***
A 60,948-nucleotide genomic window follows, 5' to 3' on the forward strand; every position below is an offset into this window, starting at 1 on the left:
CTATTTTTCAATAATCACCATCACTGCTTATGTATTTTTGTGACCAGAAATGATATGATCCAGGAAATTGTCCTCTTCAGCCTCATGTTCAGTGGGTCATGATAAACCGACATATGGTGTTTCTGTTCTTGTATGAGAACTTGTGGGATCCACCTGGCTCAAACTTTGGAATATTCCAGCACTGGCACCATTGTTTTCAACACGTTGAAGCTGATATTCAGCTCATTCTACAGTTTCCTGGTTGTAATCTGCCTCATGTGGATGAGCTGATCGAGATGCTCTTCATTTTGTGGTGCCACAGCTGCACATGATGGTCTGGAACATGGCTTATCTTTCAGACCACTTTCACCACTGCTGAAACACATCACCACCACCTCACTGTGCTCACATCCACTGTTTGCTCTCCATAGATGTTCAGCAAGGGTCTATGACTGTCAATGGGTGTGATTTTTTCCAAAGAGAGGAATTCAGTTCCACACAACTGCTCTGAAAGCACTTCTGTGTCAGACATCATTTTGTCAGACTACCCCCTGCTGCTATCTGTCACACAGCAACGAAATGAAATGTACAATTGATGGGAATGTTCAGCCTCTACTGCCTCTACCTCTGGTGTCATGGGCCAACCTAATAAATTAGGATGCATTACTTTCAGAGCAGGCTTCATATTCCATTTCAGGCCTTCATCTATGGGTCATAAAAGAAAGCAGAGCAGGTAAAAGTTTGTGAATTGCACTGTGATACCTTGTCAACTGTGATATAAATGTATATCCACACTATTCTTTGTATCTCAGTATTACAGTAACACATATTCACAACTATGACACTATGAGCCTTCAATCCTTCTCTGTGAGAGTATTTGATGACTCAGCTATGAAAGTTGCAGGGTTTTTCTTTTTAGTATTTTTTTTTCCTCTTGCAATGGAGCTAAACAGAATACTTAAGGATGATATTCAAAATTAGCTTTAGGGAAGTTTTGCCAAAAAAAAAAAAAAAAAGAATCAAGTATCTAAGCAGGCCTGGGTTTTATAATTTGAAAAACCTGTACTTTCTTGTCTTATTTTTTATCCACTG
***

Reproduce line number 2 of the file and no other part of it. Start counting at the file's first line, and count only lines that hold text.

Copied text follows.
CTATTTTTCAATAATCACCATCACTGCTTATGTATTTTTGTGACCAGAAATGATATGATCCAGGAAATTGTCCTCTTCAGCCTCATGTTCAGTGGGTCATGATAAACCGACATATGGTGTTTCTGTTCTTGTATGAGAACTTGTGGGATCCACCTGGCTCAAACTTTGGAATATTCCAGCACTGGCACCATTGTTTTCAACACGTTGAAGCTGATATTCAGCTCATTCTACAGTTTCCTGGTTGTAATCTGCCTCATGTGGATGAGCTGATCGAGATGCTCTTCATTTTGTGGTGCCACAGCTGCACATGATGGTCTGGAACATGGCTTATCTTTCAGACCACTTTCACCACTGCTGAAACACATCACCACCACCTCACTGTGCTCACATCCACTGTTTGCTCTCCATAGATGTTCAGCAAGGGTCTATGACTGTCAATGGGTGTGATTTTTTCCAAAGAGAGGAATTCAGTTCCACACAACTGCTCTGAAAGCACTTCTGTGTCAGACATCATTTTGTCAGACTACCCCCTGCTGCTATCTGTCACACAGCAACGAAATGAAATGTACAATTGATGGGAATGTTCAGCCTCTACTGCCTCTACCTCTGGTGTCATGGGCCAACCTAATAAATTAGGATGCATTACTTTCAGAGCAGGCTTCATATTCCATTTCAGGCCTTCATCTATGGGTCATAAAAGAAAGCAGAGCAGGTAAAAGTTTGTGAATTGCACTGTGATACCTTGTCAACTGTGATATAAATGTATATCCACACTATTCTTTGTATCTCAGTATTACAGTAACACATATTCACAACTATGACACTATGAGCCTTCAATCCTTCTCTGTGAGAGTATTTGATGACTCAGCTATGAAAGTTGCAGGGTTTTTCTTTTTAGTATTTTTTTTTCCTCTTGCAATGGAGCTAAACAGAATACTTAAGGATGATATTCAAAATTAGCTTTAGGGAAGTTTTGCCAAAAAAAAAAAAAAAAAGAATCAAGTATCTAAGCAGGCCTGGGTTTTATAATTTGAAAAACCTGTACTTTCTTGTCTTATTTTTTATCCACTG